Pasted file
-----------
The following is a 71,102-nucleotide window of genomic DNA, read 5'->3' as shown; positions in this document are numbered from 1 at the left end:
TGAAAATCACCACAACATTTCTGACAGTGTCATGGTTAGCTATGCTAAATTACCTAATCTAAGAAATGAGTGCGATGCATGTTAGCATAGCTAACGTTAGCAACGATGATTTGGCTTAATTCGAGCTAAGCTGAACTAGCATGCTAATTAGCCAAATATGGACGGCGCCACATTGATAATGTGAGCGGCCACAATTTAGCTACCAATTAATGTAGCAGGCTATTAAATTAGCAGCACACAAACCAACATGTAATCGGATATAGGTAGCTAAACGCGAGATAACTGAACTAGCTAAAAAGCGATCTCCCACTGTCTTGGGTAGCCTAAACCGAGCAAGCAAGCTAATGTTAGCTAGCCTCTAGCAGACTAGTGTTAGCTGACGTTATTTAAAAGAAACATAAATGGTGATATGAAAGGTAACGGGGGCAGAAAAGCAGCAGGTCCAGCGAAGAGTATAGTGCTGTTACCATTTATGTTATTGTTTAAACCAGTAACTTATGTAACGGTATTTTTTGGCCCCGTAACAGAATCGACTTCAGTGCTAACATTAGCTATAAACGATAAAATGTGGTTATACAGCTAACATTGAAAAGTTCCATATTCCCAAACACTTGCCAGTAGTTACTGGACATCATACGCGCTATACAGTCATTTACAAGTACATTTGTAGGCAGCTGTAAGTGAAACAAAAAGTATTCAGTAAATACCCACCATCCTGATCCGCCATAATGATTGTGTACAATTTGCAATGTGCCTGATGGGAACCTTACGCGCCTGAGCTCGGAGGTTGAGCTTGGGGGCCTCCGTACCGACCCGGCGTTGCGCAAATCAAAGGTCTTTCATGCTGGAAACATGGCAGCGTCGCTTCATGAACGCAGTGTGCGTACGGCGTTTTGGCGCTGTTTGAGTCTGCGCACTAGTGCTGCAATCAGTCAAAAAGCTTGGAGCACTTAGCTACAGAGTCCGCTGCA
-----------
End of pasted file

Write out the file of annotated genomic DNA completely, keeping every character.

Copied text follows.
The following is a 71,102-nucleotide window of genomic DNA, read 5'->3' as shown; positions in this document are numbered from 1 at the left end:
TGAAAATCACCACAACATTTCTGACAGTGTCATGGTTAGCTATGCTAAATTACCTAATCTAAGAAATGAGTGCGATGCATGTTAGCATAGCTAACGTTAGCAACGATGATTTGGCTTAATTCGAGCTAAGCTGAACTAGCATGCTAATTAGCCAAATATGGACGGCGCCACATTGATAATGTGAGCGGCCACAATTTAGCTACCAATTAATGTAGCAGGCTATTAAATTAGCAGCACACAAACCAACATGTAATCGGATATAGGTAGCTAAACGCGAGATAACTGAACTAGCTAAAAAGCGATCTCCCACTGTCTTGGGTAGCCTAAACCGAGCAAGCAAGCTAATGTTAGCTAGCCTCTAGCAGACTAGTGTTAGCTGACGTTATTTAAAAGAAACATAAATGGTGATATGAAAGGTAACGGGGGCAGAAAAGCAGCAGGTCCAGCGAAGAGTATAGTGCTGTTACCATTTATGTTATTGTTTAAACCAGTAACTTATGTAACGGTATTTTTTGGCCCCGTAACAGAATCGACTTCAGTGCTAACATTAGCTATAAACGATAAAATGTGGTTATACAGCTAACATTGAAAAGTTCCATATTCCCAAACACTTGCCAGTAGTTACTGGACATCATACGCGCTATACAGTCATTTACAAGTACATTTGTAGGCAGCTGTAAGTGAAACAAAAAGTATTCAGTAAATACCCACCATCCTGATCCGCCATAATGATTGTGTACAATTTGCAATGTGCCTGATGGGAACCTTACGCGCCTGAGCTCGGAGGTTGAGCTTGGGGGCCTCCGTACCGACCCGGCGTTGCGCAAATCAAAGGTCTTTCATGCTGGAAACATGGCAGCGTCGCTTCATGAACGCAGTGTGCGTACGGCGTTTTGGCGCTGTTTGAGTCTGCGCACTAGTGCTGCAATCAGTCAAAAAGCTTGGAGCACTTAGCTACAGAGTCCGCTGCA